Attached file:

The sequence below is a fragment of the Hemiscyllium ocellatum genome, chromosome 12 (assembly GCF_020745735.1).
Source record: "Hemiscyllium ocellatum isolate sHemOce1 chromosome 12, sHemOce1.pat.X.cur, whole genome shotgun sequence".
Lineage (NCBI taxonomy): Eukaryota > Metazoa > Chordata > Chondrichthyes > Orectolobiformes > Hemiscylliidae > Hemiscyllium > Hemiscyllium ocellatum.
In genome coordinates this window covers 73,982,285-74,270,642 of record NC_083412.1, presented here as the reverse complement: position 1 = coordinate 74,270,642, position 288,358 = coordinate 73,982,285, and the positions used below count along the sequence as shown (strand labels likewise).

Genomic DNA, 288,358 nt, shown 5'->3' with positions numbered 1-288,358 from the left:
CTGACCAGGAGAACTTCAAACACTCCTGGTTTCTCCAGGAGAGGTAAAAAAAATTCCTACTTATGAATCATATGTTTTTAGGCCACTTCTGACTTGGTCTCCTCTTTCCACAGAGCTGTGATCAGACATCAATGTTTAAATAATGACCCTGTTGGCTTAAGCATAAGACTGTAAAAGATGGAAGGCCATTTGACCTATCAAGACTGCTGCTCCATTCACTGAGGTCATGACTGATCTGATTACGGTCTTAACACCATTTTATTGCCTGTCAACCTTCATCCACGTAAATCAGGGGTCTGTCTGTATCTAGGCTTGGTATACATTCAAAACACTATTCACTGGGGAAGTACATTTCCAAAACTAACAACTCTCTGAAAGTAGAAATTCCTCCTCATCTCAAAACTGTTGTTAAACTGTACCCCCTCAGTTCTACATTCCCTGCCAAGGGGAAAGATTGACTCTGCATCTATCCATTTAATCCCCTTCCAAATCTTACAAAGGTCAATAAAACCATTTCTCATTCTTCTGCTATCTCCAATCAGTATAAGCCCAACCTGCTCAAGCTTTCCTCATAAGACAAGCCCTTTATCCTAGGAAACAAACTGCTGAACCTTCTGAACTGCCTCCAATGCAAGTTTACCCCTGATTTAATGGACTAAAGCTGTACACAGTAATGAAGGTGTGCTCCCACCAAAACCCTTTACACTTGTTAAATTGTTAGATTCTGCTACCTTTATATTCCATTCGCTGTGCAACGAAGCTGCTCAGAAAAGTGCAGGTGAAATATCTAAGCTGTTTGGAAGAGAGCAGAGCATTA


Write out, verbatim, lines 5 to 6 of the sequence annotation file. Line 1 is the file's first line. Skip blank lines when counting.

Genomic DNA, 288,358 nt, shown 5'->3' with positions numbered 1-288,358 from the left:
CTGACCAGGAGAACTTCAAACACTCCTGGTTTCTCCAGGAGAGGTAAAAAAAATTCCTACTTATGAATCATATGTTTTTAGGCCACTTCTGACTTGGTCTCCTCTTTCCACAGAGCTGTGATCAGACATCAATGTTTAAATAATGACCCTGTTGGCTTAAGCATAAGACTGTAAAAGATGGAAGGCCATTTGACCTATCAAGACTGCTGCTCCATTCACTGAGGTCATGACTGATCTGATTACGGTCTTAACACCATTTTATTGCCTGTCAACCTTCATCCACGTAAATCAGGGGTCTGTCTGTATCTAGGCTTGGTATACATTCAAAACACTATTCACTGGGGAAGTACATTTCCAAAACTAACAACTCTCTGAAAGTAGAAATTCCTCCTCATCTCAAAACTGTTGTTAAACTGTACCCCCTCAGTTCTACATTCCCTGCCAAGGGGAAAGATTGACTCTGCATCTATCCATTTAATCCCCTTCCAAATCTTACAAAGGTCAATAAAACCATTTCTCATTCTTCTGCTATCTCCAATCAGTATAAGCCCAACCTGCTCAAGCTTTCCTCATAAGACAAGCCCTTTATCCTAGGAAACAAACTGCTGAACCTTCTGAACTGCCTCCAATGCAAGTTTACCCCTGATTTAATGGACTAAAGCTGTACACAGTAATGAAGGTGTGCTCCCACCAAAACCCTTTACACTTGTTAAATTGTTAGATTCTGCTACCTTTATATTCCATTCGCTGTGCAACGAAGCTGCTCAGAAAAGTGCAGGTGAAATATCTAAGCTGTTTGGAAGAGAGCAGAGCATTA